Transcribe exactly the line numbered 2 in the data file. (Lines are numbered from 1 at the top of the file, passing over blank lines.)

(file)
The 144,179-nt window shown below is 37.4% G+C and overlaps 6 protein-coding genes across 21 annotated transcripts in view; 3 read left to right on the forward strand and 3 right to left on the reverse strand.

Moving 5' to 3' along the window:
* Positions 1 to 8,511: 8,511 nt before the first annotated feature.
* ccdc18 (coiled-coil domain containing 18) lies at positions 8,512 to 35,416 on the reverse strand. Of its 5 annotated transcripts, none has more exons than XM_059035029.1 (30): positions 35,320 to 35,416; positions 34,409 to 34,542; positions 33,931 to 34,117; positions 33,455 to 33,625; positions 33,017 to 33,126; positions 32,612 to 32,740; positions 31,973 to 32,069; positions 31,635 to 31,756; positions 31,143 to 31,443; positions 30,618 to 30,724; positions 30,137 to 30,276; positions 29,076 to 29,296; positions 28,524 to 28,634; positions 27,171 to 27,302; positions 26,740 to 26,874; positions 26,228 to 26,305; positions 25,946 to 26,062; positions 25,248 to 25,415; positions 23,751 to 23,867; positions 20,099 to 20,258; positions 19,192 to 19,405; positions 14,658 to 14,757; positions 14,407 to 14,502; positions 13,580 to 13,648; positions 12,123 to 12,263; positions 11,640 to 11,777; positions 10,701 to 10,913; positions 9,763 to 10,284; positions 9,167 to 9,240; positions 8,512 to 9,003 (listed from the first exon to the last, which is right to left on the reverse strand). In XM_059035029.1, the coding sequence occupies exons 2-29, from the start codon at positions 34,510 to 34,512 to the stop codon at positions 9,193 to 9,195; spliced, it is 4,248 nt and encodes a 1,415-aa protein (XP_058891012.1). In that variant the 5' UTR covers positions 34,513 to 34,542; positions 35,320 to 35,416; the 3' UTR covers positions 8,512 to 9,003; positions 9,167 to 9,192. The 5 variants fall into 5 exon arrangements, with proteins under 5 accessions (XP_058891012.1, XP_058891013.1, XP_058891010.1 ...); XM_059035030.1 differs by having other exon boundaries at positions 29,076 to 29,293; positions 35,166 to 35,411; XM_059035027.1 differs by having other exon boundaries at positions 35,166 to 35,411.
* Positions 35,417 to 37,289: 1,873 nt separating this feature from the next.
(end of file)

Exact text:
Moving 5' to 3' along the window: